In the early 19th century, Windmill Hill became the playground of London residents, who spent summer holidays in Gravesend or made day trips by steamer, engaging in donkey rides and the fun fair activities of the period, mounting the old mill. This was erected in 1764, the previous one having been burnt down in 1763, when the sail became loose in a gale. There is a record of 'A new windmill by John Young, millwright and carpenter in 1373' The last millers, Alexander Deakin and John Fiveash, were moved to Perry Street. In the 19th century, a camera obscura was erected on top of the mill and it was used as a means whereby a better view might be had of still farther horizons. A gallery at the height of 20 feet above the ground provided a look out for visitors. A proposal to erect a tower as a memorial to the Battle of Alma in 1855 did not proceed, although architects' plans were prepared. Refreshment houses, the Tivoli, the Belle Vue on top of the Hill, the Miller's Cottage and The Windmill in Shrubbery Road, and other licensed houses carried on a thriving trade. With the decay of Gravesend as a holiday resort, the mill became derelict and was finally pulled down in 1894. The last remnant of the town's heyday, the Belle Vue, (then closed) was destroyed by fire during the boisterous celebrations of Mafeking Night in 1900, the firemen's hoses being cut when they attempted to save it, The Tivoli hotel, on Windmill Street, became an academy for Jewish youths and a synagogue in 1856, and remained in this use until the outbreak of war in 1914, when the school was removed elsewhere. Later, it has been employed as a social club and as an auctioneer's saleroom, and as a bingo club. 

war-memorial-windmill-gardens.jpgThe Hill was purchased in 1843 by the Gravesend Corporation, and in 1889 the lower slopes were acquired also. This enabled the foot of the Hill to be terraced and turned into pleasure and sports grounds. The Lord Mayor of London, Sir Joseph Cockerdale Dinsdale Bart, opened them in May 1902 and also opened the Promenade extension. The War Memorial was dedicated on 11 June 1922 and unveiled by General Lord Horne, architect EW. Doyle Jones. The war memorial was damaged by enemy aircraft during the 1939 45 war and re erected afterwards. Here a service of remembrance is held each year on the Sunday nearest to 11 November. The small granite stones on the Hill mark the site of the first bombs dropped on the town from a German Zeppelin, L.2.38, on 31 May 1915, when numbers 99 and 100 Windmill Street and houses in Brandon Street were also damaged.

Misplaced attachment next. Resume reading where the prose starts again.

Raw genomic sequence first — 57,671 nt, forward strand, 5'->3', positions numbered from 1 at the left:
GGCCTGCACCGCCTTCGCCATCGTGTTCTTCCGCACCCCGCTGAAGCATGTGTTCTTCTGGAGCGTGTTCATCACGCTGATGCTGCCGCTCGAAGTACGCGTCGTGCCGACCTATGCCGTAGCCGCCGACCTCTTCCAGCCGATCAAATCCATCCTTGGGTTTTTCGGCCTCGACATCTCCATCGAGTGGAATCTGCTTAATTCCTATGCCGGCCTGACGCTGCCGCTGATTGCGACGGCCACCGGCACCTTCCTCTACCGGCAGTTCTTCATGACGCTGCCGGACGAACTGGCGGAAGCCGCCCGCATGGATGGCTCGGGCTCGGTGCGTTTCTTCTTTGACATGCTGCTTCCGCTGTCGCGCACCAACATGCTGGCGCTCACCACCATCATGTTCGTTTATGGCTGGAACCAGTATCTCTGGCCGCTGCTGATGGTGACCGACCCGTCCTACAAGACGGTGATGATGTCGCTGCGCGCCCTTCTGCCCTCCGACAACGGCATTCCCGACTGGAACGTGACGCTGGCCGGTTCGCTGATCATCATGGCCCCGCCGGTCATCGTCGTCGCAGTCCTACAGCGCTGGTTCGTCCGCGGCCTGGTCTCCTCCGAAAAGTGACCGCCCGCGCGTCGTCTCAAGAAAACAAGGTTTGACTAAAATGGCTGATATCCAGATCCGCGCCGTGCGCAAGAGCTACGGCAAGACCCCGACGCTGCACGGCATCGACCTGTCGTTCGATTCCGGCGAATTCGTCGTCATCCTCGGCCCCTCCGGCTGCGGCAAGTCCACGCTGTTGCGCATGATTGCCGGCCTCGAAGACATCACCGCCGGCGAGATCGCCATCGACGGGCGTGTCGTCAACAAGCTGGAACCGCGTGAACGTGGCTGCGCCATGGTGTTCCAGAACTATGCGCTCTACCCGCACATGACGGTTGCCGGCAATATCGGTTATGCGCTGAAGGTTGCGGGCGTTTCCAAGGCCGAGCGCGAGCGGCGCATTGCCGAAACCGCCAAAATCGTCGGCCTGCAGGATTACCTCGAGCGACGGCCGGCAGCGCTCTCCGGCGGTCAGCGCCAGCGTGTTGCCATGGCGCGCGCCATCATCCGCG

West of Windmill Gardens is the Veterans Club, erected and opened in 1954 as a social meeting place and games centre for men above 60 years of age. It occupies the site of the Maze, later Ashenden's early nurseries. The thoroughfare in which it is situated, Clarence Place, was known earlier as Lacey Terrace at the east end, from the name of the builder of many of its houses, Edward Lacey, who was Mayor of Gravesend in 1850.

In Clarence Place there was erected in 1873 Milton Congregational Church (architect John Sulmar of London). It maintained a useful ministry until 1955, and, after closing, was used as a warehouse. In 1968, it became a Sikh temple for the local community. A new temple is being built in Khalsa Avenue on the old Barracks site.

clifton-baths-front.jpgIn 1796, bathing machines were first used on the foreshore, with the Clifton Baths at the rear. In 1837 the baths were rebuilt in pseudo oriental architecture. They provided swimming facilities; separate for each sex, with hot and tepid baths for the languid.

Nearby, the New Thames Yacht Club (a breakaway from the Royal Thames Yacht Club), formerly Pallister's Hotel, and the Union Yacht Club (with which the New Thames amalgamated) was the centre of considerable yachting activities.  King Edward VII when Prince of Wales and Kaiser Wilhelm 11 were frequent visitors during the Gravesend Yacht weeks.

clifton-hotel-thames-yacht-club.jpgThe Royal Yacht Britannia, built by D.W. Henderson on the Clyde in 1893, was brought round to the Thames and was first raced at Gravesend in April of that year. Seats were provided for visitors in front of the baths where, to quote a chronicler of 1864, 'the convalescent may enjoy an animated view of the river and the scenery of the opposite coast'. At that time this was open marshland, as Tilbury Docks were not constructed until 1886. The New Thames Yacht Club was wound up in the early 1900s and Charles Arkel of Chatham was the last Commodore.